Met. Jonah on Spiritual Maturity

Delivered in Atlanta, Georgia recently.


  1. I was taken with His Beatitude’s comments on spiritual maturity at the recent assembly of the OCA Diocese of the South. He says, among other things, that spiritual formation is the heart of preparing men for the priesthood. Men cannot be priests without proper spiritual formation. I have tried as best I can to make the same observation in my own writing and teaching as did Metropolitan JONAH makes in his talk in Atlanta: Spiritual formation (formation in dispassionate and self-control) is central and (sadly) absent from the life of the seminary.

    In Christ,


  2. Met. Jonah’s exhortations are inspiring, and give pause for contemplation. When did seminary become the main criteria for priesthood? Such is the usual way of Papists and Protestants, but why Orthodoxy which developed no scholasticism?

    It’s my understanding that instead of being “assigned” by bishops, priests were once selected from amongst the laity of their village parish on the basis of exceptional heart for love of God, spiritual progress, etc., to become the next priest of that parish community. Of course such method worked because a spiritually mature priest led laity into similar maturity, and all lived a traditional, decentralized, land-based, family oriented, and stable community centered way of life. Such traditional lifestyle hardly translates to modernism with its consumerism, long distance transportation and communication, “nuclear” family, and transient lifestyle infatuated with “career” mobility for money-making.

    In light of the “darkness” of modernism, it seems Papist-style understanding and actualization of Church heirarchy, and academically “trained” seminarian priests represent a “professional”, modernization (westernization) of Orthodoxy. Without a monastically (ascetically) formed, home-grown, spiritually mature priesthood, how then can there be little more than the blind leading the blind?

    If parishes were instead actual, intentional Christian communities where laity lived and worshiped communally within walking distance of the Catholicon (Temple), and worked alongside laity in community “business” instead of being paid “professional” mercenaries, then the former traditional frequency of worship, closeness of community, and method of priestly formation and selection might again become viable, and modernism kept at bay where it belongs.

  3. So when did it all go bad for the OCA on the spiritual formation front?

    Probably when this private of thought of Fr. Alexander Schmemann became public OCA policy at SVOTS:

    “More and more often it seems to me that revising the monasticism that everybody so ecstatically talks about–or at least trying to revive it–can be done only by liquidating first of all the monastic institution itself, i.e. the whole vaudeville of klobuks, cowls, stylization, etc.”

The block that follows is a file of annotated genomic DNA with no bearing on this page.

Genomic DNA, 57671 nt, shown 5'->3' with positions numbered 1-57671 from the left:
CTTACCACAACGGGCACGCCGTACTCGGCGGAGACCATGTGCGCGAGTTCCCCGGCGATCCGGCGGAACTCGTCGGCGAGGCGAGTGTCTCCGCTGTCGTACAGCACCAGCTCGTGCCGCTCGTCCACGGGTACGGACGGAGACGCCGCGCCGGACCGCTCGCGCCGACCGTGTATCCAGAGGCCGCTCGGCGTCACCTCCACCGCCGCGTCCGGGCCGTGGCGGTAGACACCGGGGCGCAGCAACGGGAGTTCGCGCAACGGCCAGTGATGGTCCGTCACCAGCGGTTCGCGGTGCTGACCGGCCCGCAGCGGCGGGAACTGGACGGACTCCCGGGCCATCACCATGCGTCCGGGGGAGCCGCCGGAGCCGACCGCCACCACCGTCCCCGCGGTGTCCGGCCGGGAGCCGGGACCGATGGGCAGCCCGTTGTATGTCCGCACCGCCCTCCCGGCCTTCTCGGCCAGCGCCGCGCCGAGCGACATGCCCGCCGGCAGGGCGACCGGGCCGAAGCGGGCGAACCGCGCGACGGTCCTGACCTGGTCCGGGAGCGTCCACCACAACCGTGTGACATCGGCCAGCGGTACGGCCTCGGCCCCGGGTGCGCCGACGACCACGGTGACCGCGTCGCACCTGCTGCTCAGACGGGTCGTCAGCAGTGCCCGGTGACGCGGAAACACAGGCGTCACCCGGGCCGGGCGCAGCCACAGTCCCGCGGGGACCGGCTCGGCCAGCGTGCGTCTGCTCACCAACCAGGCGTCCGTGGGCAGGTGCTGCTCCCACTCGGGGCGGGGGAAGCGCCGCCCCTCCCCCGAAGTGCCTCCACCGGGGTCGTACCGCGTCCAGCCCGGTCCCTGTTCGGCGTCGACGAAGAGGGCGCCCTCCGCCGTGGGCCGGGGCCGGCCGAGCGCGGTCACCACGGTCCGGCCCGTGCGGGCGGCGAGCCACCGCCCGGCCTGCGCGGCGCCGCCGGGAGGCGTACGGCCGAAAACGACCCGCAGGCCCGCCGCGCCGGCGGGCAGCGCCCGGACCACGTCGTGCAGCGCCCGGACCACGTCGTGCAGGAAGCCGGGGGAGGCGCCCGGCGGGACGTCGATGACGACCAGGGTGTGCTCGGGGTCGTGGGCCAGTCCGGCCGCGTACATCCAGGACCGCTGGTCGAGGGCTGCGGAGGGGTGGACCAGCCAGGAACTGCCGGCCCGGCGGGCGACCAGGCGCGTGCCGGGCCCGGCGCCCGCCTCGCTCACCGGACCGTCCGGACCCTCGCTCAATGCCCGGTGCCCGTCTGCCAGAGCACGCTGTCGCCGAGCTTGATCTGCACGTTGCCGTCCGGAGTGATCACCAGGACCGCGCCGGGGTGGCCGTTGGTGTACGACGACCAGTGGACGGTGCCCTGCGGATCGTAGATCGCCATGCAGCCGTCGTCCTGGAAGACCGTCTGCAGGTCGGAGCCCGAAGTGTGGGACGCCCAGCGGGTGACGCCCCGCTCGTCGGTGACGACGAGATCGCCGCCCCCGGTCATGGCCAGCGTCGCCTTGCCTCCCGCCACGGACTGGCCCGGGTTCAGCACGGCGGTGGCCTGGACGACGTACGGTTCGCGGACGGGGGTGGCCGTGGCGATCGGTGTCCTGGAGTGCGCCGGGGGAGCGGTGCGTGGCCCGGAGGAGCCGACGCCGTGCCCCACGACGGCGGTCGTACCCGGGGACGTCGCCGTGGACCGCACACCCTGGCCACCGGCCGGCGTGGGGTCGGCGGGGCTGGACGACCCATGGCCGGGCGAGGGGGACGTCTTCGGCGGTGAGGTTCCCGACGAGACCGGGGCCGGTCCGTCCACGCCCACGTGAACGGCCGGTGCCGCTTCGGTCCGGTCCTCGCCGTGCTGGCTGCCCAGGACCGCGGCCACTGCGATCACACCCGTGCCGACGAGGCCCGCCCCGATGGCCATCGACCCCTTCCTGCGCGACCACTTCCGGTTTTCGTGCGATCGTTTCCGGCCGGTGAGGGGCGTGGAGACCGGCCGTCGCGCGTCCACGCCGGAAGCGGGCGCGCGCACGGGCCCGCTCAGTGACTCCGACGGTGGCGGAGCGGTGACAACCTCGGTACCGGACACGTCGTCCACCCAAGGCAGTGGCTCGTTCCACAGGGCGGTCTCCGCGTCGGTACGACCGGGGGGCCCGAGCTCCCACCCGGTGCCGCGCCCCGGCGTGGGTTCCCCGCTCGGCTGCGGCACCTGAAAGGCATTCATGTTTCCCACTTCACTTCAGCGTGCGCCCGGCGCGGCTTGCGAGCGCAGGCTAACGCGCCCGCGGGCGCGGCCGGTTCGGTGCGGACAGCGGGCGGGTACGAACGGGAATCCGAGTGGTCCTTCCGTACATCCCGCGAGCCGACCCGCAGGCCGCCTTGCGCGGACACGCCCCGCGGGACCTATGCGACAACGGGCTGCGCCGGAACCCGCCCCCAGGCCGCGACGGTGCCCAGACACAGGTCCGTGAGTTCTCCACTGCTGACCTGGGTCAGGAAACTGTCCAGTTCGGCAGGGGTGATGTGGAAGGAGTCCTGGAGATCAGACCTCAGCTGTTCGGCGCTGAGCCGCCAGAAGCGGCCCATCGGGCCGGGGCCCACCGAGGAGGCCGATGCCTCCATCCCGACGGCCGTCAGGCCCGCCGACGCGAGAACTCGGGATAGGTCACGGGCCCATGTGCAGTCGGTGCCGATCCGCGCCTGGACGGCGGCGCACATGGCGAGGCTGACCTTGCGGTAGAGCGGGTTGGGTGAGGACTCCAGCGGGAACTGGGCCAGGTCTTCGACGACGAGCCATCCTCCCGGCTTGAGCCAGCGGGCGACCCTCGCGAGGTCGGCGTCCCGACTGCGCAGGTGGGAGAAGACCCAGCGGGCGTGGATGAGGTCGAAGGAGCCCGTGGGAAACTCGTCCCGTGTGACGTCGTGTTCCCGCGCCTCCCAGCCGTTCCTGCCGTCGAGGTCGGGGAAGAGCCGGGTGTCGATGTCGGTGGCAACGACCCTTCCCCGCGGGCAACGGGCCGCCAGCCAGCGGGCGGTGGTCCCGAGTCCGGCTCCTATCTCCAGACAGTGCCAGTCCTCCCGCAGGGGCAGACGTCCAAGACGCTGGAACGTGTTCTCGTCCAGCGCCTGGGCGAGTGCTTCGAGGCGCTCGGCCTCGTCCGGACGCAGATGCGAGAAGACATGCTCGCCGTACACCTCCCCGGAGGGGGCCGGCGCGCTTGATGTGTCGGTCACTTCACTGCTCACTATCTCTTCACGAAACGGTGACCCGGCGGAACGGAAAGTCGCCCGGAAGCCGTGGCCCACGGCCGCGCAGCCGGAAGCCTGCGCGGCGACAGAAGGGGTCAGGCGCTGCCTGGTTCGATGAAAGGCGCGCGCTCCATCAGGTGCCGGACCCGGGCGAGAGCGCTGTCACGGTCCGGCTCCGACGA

4. Joe, may I ask if you have another record and if yes could you change your tune, it is becoming extremely and annoyingly boring…

    I enjoy reading here, but for Joe the “one trick pony”…

  5. George Michalopulos :

    Joe, I was under the impression that you are a member of ROCOR. If so, then I have a couple of questions for you: since you have such an abiding hatred for the OCA, and since you seem to think that the Phanar will “save” American Orthodoxy, then why aren’t you a member of one of the EP’s American eparchies?

    Another question pops to mind: Why was Fr Daniel Byontaro defrocked by the EP –the “savior” of American Orthodoxy–but he was welcomed into ROCOR?

  6. So when did it all go bad for the OCA on the spiritual formation front?

    Joe “One Note”

  7. Michael Bauman :

    Joe, your quote from Fr. Schmemman does not do justice to either Fr. Schmemman or the OCA. In the context of his musing, Fr. Schmemman was attempting to find a way to get rid of the accretions of monasticism that are simply that–accretions. He was also trying to point the way to living an ascetic life that was available to all centered on prayer, fasting, worship and almsgiving.

    If the OCA had the policy you say they do, Met. Jonah would not exist certainly not as Met.

  8. Metropolitan Jonah represents a changing of the guard, that much is obvious to us outside of the OCA.

  9. “Metropolitan Jonah represents a changing of the guard, that much is obvious to us outside of the OCA.”

    Yes? And? Good boy! Come on you can do even better….

  10. Metropolitan Jonah represents a changing of the guard, that much is obvious to us outside of the OCA…but it remains to be seen whether the Old Guard will go beyond just representing.

  11. Fr. Johannes Jacobse :

    Joe, I’ve asked you before to refrain from ROCOR vs. OCA polemics. Also, I’ve gently reminded you that this blog is not your (or anyone’s) personal soap-box. Since you feel so strongly about the things that you do, I suggest you bring them to your own blog (easy to set-up) and continue there. Anyone interested can join you. Thank you for your contributions.

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